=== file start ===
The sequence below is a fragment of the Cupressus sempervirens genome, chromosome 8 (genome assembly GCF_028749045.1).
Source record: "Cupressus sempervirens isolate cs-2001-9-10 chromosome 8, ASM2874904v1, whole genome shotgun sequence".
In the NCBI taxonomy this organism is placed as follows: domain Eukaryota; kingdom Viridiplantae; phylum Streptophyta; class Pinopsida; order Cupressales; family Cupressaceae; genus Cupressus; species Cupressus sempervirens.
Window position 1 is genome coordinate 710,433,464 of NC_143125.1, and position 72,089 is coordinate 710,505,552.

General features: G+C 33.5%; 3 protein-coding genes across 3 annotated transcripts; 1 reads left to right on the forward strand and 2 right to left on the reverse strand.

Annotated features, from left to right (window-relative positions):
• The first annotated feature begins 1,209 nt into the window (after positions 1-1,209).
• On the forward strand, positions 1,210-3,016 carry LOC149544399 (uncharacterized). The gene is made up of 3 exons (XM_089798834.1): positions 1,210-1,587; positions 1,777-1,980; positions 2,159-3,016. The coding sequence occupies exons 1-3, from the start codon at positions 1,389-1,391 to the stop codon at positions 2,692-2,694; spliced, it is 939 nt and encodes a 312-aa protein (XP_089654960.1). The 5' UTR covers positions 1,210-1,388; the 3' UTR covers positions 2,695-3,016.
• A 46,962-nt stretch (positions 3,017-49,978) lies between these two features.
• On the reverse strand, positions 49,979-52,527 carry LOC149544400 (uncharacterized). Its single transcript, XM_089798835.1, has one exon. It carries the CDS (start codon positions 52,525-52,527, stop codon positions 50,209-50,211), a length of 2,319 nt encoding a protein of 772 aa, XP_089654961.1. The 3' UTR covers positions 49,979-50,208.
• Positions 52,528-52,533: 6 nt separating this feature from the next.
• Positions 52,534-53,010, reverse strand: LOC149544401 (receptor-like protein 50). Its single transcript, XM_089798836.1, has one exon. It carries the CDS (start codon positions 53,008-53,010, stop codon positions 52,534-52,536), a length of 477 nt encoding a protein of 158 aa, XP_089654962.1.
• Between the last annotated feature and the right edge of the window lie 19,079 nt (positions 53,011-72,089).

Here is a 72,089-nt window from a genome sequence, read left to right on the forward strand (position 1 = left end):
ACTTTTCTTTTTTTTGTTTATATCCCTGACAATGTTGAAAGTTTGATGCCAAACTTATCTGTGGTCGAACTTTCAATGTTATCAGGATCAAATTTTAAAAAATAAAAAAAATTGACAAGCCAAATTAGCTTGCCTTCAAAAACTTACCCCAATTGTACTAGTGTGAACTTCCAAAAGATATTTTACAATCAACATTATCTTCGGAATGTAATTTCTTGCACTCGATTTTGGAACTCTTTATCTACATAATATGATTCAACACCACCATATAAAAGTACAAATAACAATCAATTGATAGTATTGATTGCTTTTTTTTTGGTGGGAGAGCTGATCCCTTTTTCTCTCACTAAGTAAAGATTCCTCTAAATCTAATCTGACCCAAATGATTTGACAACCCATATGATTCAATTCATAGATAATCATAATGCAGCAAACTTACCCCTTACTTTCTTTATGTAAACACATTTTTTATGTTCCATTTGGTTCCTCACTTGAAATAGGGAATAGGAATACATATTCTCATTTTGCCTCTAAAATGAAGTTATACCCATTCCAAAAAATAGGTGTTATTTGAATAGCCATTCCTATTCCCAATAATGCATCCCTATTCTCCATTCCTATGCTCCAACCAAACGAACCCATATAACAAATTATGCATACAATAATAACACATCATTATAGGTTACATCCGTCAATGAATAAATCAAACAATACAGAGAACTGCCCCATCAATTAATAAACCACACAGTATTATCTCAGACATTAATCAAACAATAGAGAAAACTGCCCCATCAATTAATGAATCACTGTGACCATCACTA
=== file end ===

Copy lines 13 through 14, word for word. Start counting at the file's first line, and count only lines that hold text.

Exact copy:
• Between the last annotated feature and the right edge of the window lie 19,079 nt (positions 53,011-72,089).

Here is a 72,089-nt window from a genome sequence, read left to right on the forward strand (position 1 = left end):